The world was finally just moving back to its normal conditions and now we have detected yet another deadly fever. Read the full article to know exactly what is Crimean-congo hemorrhagic fever, what are its symptoms, is easy to spread, most importantly how to prevent it from spreading, and much more.
What is Crimean-Congo Hemorrhagic Fever?
The UK Health Security Agency (UKHSA) can confirm that a case of Crimean-Congo haemorrhagic fever (CCHF) has been confirmed in England. The woman had recently traveled to Central Asia. The patient was diagnosed at Cambridge University Hospitals NHS Foundation Trust and is receiving specialist care in a Hospital in London.
The disease was first described in Crimea in 1944 and given the name Crimean-Congo haemorrhagic fever. In 1969 it was recognized that the pathogen causing Crimean-Congo haemorrhagic fever was the same as that responsible for an illness identified in 1956 in the Congo. The linkage of the two-place names resulted in the current name for the disease and the virus.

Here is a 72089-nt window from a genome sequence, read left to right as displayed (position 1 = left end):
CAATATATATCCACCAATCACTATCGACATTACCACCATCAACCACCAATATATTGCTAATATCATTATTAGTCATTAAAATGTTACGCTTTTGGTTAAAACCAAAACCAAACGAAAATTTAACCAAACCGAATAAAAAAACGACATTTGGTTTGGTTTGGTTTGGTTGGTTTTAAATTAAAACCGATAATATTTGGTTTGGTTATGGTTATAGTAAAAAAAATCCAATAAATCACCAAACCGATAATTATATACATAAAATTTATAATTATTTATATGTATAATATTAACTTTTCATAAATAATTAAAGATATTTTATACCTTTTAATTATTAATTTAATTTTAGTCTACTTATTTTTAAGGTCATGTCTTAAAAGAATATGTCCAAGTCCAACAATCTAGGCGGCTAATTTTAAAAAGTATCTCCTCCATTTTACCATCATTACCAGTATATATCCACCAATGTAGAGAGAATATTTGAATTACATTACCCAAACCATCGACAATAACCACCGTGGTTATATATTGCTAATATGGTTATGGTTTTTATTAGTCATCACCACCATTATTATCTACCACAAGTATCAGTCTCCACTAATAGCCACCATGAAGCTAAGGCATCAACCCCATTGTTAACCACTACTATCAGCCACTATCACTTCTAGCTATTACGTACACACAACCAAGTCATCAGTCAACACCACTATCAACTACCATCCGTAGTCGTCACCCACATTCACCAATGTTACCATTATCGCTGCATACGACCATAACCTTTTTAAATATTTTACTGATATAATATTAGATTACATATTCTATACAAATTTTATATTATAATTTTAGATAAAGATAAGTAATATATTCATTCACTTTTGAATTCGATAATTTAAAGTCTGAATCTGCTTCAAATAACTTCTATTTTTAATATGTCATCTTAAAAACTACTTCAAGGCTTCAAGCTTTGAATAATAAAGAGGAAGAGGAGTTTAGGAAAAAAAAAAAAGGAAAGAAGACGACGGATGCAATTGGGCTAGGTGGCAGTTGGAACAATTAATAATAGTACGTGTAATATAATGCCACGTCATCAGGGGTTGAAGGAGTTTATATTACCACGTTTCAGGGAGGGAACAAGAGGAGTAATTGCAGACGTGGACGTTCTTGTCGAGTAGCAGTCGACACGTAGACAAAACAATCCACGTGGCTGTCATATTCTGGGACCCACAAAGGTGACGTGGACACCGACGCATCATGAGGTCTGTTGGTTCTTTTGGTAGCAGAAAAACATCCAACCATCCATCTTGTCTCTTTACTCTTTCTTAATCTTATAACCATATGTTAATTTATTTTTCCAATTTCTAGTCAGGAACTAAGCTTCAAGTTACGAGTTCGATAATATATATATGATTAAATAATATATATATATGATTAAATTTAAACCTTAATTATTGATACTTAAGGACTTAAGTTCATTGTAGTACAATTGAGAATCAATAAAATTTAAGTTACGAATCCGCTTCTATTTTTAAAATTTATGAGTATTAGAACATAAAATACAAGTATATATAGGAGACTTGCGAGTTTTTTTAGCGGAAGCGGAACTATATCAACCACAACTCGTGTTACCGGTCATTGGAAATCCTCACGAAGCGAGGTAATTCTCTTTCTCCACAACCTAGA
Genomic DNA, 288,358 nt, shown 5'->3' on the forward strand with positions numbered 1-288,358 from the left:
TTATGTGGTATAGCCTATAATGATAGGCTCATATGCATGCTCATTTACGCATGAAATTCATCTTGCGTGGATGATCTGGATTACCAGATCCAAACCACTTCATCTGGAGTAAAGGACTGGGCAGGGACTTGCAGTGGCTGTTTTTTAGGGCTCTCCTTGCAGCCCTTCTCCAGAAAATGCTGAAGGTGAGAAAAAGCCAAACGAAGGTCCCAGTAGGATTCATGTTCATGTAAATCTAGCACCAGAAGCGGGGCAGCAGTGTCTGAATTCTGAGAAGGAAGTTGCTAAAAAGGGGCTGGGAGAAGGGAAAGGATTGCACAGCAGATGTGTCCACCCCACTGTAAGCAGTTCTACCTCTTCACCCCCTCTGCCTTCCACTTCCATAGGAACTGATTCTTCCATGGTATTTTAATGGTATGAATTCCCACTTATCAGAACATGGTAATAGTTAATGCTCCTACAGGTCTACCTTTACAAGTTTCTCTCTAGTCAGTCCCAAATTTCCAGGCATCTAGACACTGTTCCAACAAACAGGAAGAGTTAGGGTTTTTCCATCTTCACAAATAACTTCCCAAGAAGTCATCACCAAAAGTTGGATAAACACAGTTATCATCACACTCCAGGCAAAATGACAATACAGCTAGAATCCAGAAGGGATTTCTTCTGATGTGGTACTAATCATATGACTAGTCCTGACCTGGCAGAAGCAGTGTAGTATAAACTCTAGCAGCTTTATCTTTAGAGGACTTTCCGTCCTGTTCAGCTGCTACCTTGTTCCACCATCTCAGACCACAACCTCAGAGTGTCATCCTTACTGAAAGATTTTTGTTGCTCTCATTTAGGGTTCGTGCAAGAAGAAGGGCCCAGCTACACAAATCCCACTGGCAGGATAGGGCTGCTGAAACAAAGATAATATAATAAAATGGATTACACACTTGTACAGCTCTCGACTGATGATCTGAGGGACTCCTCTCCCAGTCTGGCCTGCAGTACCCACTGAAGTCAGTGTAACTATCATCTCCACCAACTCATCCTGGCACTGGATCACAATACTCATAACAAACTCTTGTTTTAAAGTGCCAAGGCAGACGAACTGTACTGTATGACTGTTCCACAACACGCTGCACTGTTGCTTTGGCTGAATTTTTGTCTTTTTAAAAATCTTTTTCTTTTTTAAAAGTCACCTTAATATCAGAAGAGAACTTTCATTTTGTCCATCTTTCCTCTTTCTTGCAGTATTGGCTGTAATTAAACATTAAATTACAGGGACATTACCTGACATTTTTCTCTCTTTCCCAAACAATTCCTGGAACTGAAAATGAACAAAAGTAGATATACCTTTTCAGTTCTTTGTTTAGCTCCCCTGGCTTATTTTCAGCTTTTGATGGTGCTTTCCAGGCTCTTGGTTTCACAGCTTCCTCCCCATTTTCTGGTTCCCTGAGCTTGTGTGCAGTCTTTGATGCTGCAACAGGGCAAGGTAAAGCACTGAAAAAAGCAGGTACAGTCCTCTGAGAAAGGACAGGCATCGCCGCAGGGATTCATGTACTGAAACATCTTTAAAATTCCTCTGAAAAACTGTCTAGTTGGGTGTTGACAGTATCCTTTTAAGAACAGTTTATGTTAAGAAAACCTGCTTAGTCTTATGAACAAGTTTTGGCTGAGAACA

Crimean-Congo haemorrhagic fever (CCHF) is a disease that is usually spread by ticks. It can also be contracted through contact with viraemic animal tissues (animal tissue where the virus has entered the bloodstream) during and immediately post-slaughter of animals. The current knowledge about the vector-host-CCHF interactions is very limited due to the high-level containment required for CCHF studies. Among ticks, a type of tick known as Hyalomma is the main carrier of Crimean-Congo haemorrhagic fever.